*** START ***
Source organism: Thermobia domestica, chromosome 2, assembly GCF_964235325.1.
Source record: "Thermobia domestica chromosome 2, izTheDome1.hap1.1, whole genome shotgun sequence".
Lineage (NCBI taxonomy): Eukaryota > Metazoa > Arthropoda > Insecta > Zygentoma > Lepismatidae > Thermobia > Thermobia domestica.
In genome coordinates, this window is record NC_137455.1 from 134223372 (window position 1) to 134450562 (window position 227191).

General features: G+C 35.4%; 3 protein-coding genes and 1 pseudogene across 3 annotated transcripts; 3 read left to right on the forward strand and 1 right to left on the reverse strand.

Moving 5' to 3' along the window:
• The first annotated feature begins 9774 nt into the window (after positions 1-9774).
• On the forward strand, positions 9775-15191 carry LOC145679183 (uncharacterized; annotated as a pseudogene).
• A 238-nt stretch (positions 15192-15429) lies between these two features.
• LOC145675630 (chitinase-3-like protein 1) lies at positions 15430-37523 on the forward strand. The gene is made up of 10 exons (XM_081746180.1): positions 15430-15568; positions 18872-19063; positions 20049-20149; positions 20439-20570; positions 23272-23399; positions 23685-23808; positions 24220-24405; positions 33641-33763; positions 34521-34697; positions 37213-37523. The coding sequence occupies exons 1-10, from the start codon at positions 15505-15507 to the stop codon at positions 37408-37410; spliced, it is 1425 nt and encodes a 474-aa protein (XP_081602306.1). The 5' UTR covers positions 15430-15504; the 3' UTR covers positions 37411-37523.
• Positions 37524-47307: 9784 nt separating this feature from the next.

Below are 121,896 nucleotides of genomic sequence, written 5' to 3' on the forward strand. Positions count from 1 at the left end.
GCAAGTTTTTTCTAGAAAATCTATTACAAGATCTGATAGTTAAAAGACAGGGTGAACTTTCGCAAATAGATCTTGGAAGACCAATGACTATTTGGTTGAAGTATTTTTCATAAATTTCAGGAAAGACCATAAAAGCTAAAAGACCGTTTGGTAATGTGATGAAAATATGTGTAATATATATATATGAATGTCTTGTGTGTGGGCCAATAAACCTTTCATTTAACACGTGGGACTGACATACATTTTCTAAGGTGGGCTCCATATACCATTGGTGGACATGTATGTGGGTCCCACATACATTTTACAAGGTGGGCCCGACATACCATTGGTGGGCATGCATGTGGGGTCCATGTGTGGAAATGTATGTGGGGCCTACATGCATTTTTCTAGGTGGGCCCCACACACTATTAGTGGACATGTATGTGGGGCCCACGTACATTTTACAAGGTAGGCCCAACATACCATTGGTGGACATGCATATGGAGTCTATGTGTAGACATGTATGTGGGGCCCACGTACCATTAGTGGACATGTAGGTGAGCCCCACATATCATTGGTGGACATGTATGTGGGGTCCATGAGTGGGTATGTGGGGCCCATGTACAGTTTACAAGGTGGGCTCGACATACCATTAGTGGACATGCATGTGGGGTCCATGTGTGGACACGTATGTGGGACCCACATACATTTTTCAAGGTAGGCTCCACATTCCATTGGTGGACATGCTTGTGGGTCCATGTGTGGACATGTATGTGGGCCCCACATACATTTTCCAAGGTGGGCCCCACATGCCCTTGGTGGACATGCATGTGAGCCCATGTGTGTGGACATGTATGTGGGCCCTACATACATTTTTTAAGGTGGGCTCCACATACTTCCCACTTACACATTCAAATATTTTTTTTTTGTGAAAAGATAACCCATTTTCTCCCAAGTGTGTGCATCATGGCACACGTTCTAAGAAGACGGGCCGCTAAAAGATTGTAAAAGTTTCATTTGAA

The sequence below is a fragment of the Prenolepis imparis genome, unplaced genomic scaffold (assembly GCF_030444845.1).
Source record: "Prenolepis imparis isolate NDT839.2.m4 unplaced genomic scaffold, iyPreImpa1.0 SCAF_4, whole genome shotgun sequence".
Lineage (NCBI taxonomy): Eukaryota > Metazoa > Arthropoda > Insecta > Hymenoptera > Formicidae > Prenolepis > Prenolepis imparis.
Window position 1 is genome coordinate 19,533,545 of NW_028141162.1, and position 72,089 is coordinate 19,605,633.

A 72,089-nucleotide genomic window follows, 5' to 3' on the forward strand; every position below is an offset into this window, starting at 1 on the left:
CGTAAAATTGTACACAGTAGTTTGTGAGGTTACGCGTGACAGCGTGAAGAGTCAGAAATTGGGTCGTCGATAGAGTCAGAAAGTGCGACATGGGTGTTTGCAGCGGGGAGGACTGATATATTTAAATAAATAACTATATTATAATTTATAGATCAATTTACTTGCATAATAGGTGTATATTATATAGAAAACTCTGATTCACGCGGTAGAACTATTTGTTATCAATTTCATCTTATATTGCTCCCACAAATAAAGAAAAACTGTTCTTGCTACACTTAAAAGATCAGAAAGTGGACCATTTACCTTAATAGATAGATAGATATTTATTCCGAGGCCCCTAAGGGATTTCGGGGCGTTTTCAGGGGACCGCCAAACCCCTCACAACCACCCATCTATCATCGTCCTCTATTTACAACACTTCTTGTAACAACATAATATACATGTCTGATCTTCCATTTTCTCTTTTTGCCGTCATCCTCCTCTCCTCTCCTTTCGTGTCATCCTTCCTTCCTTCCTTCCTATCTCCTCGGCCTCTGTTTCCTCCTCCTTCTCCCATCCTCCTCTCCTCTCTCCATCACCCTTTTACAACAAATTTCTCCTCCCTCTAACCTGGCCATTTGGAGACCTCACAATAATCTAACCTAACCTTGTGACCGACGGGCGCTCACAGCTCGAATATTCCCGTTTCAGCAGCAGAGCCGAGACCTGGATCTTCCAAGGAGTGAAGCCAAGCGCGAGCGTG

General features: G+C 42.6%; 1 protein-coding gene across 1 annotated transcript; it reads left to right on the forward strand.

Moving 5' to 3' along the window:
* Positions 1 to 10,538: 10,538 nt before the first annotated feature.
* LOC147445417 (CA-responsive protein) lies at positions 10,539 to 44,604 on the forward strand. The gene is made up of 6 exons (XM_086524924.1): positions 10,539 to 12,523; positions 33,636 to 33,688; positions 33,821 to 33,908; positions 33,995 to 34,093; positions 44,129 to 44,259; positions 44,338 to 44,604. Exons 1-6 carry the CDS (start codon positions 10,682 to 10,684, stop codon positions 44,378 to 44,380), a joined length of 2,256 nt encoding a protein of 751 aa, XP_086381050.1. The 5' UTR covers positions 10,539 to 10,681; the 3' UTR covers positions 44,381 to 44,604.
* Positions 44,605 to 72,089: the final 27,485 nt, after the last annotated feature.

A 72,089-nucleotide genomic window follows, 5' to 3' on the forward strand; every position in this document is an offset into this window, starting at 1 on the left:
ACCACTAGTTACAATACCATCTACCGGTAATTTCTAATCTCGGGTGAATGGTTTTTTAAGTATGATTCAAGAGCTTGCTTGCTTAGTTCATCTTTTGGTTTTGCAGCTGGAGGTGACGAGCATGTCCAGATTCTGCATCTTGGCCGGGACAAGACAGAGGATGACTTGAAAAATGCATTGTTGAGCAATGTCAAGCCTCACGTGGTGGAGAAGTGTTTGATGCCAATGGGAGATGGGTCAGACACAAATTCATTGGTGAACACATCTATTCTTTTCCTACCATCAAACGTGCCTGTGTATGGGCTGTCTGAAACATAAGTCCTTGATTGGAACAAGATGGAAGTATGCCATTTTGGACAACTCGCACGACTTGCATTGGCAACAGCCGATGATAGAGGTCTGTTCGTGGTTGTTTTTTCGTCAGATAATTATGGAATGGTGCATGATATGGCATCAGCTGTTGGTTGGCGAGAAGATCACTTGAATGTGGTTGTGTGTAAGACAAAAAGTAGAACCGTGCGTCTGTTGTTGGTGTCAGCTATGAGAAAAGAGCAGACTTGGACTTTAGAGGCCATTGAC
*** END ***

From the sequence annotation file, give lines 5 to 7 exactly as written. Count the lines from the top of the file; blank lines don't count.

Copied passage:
General features: G+C 35.4%; 3 protein-coding genes and 1 pseudogene across 3 annotated transcripts; 3 read left to right on the forward strand and 1 right to left on the reverse strand.

Moving 5' to 3' along the window:
• The first annotated feature begins 9774 nt into the window (after positions 1-9774).